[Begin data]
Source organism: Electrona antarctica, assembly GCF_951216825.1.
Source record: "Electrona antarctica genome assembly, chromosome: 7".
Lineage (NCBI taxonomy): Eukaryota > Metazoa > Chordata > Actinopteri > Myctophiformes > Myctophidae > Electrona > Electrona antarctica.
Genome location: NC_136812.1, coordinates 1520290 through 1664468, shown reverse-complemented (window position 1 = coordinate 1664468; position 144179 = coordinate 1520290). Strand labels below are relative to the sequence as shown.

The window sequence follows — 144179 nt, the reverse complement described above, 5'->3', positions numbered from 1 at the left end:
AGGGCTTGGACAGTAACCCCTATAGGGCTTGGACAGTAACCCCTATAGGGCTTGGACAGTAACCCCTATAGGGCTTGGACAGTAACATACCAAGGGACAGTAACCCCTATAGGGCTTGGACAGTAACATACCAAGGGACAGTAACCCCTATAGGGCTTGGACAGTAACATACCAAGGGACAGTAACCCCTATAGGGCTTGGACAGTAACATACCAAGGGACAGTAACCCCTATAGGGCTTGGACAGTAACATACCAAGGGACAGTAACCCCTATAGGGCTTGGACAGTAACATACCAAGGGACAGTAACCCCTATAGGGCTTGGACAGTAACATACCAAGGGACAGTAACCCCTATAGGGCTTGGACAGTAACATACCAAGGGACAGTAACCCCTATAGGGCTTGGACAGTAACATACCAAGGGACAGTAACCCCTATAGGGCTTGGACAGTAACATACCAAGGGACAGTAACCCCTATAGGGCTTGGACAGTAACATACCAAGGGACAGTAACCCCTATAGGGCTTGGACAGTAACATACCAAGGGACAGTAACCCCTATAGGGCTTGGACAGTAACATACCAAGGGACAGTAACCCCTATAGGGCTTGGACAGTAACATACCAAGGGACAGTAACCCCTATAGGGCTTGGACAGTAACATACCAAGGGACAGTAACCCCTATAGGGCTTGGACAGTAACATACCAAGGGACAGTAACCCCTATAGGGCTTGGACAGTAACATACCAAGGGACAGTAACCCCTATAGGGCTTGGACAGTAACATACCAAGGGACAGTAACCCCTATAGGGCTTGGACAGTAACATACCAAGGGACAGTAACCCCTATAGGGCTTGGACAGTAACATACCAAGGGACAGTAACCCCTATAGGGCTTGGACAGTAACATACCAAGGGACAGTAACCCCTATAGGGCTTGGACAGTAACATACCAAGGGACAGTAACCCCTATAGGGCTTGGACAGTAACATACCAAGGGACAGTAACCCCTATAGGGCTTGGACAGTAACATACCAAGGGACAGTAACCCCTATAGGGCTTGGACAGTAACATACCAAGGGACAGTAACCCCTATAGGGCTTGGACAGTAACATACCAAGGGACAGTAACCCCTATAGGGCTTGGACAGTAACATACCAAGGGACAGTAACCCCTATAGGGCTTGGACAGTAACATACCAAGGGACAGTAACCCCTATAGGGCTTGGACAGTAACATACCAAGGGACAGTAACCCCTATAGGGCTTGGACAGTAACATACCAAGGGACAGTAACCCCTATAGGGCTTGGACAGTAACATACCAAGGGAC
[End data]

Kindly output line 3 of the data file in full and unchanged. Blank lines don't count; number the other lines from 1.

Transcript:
Lineage (NCBI taxonomy): Eukaryota > Metazoa > Chordata > Actinopteri > Myctophiformes > Myctophidae > Electrona > Electrona antarctica.